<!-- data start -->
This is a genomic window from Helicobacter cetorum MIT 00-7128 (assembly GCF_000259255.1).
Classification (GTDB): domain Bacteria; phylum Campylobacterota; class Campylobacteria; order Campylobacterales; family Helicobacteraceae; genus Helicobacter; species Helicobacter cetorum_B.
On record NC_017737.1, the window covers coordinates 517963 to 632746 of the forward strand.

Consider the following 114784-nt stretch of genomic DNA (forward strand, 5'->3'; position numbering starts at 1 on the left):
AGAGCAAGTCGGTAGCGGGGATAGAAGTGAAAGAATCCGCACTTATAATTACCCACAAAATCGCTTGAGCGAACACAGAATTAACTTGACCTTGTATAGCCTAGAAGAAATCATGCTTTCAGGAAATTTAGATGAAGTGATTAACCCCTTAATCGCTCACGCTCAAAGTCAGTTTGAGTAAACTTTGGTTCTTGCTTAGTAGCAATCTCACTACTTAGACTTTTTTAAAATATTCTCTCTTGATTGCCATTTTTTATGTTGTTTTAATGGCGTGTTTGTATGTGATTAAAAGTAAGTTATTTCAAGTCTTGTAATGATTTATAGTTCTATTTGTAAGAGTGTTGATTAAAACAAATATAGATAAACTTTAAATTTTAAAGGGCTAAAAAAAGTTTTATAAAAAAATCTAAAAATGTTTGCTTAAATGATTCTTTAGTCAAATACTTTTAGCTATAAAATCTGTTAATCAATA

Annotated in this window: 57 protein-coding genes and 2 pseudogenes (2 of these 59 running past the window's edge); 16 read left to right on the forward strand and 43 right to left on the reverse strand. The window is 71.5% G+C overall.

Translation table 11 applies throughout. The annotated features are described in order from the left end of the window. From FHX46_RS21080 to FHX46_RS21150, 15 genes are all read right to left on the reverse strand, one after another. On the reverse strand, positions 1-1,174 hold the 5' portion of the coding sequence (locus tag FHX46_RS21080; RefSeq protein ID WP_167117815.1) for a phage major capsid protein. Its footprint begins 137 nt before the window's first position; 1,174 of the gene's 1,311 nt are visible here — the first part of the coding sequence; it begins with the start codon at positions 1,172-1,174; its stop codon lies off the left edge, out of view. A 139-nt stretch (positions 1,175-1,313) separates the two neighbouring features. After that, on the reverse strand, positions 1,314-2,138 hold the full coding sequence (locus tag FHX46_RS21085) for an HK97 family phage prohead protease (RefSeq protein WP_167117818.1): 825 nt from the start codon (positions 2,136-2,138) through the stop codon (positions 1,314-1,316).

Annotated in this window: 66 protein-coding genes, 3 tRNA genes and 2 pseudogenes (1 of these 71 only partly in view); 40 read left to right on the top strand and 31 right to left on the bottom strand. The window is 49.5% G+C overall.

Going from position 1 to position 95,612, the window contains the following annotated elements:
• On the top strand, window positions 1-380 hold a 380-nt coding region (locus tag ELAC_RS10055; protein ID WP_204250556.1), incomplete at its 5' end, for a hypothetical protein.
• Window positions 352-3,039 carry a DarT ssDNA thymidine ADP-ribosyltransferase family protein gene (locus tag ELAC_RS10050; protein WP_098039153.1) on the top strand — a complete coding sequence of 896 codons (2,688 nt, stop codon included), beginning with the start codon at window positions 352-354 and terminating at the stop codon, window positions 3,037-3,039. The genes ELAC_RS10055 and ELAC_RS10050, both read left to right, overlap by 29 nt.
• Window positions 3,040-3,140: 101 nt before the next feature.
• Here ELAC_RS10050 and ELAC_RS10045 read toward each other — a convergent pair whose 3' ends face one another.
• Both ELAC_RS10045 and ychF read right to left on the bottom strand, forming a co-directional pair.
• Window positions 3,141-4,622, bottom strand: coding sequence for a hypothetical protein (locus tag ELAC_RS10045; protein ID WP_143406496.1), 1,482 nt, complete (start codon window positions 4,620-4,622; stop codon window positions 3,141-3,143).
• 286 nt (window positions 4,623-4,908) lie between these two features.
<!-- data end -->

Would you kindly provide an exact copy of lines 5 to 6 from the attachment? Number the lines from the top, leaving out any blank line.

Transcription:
AGAGCAAGTCGGTAGCGGGGATAGAAGTGAAAGAATCCGCACTTATAATTACCCACAAAATCGCTTGAGCGAACACAGAATTAACTTGACCTTGTATAGCCTAGAAGAAATCATGCTTTCAGGAAATTTAGATGAAGTGATTAACCCCTTAATCGCTCACGCTCAAAGTCAGTTTGAGTAAACTTTGGTTCTTGCTTAGTAGCAATCTCACTACTTAGACTTTTTTAAAATATTCTCTCTTGATTGCCATTTTTTATGTTGTTTTAATGGCGTGTTTGTATGTGATTAAAAGTAAGTTATTTCAAGTCTTGTAATGATTTATAGTTCTATTTGTAAGAGTGTTGATTAAAACAAATATAGATAAACTTTAAATTTTAAAGGGCTAAAAAAAGTTTTATAAAAAAATCTAAAAATGTTTGCTTAAATGATTCTTTAGTCAAATACTTTTAGCTATAAAATCTGTTAATCAATA

Annotated in this window: 57 protein-coding genes and 2 pseudogenes (2 of these 59 running past the window's edge); 16 read left to right on the forward strand and 43 right to left on the reverse strand. The window is 71.5% G+C overall.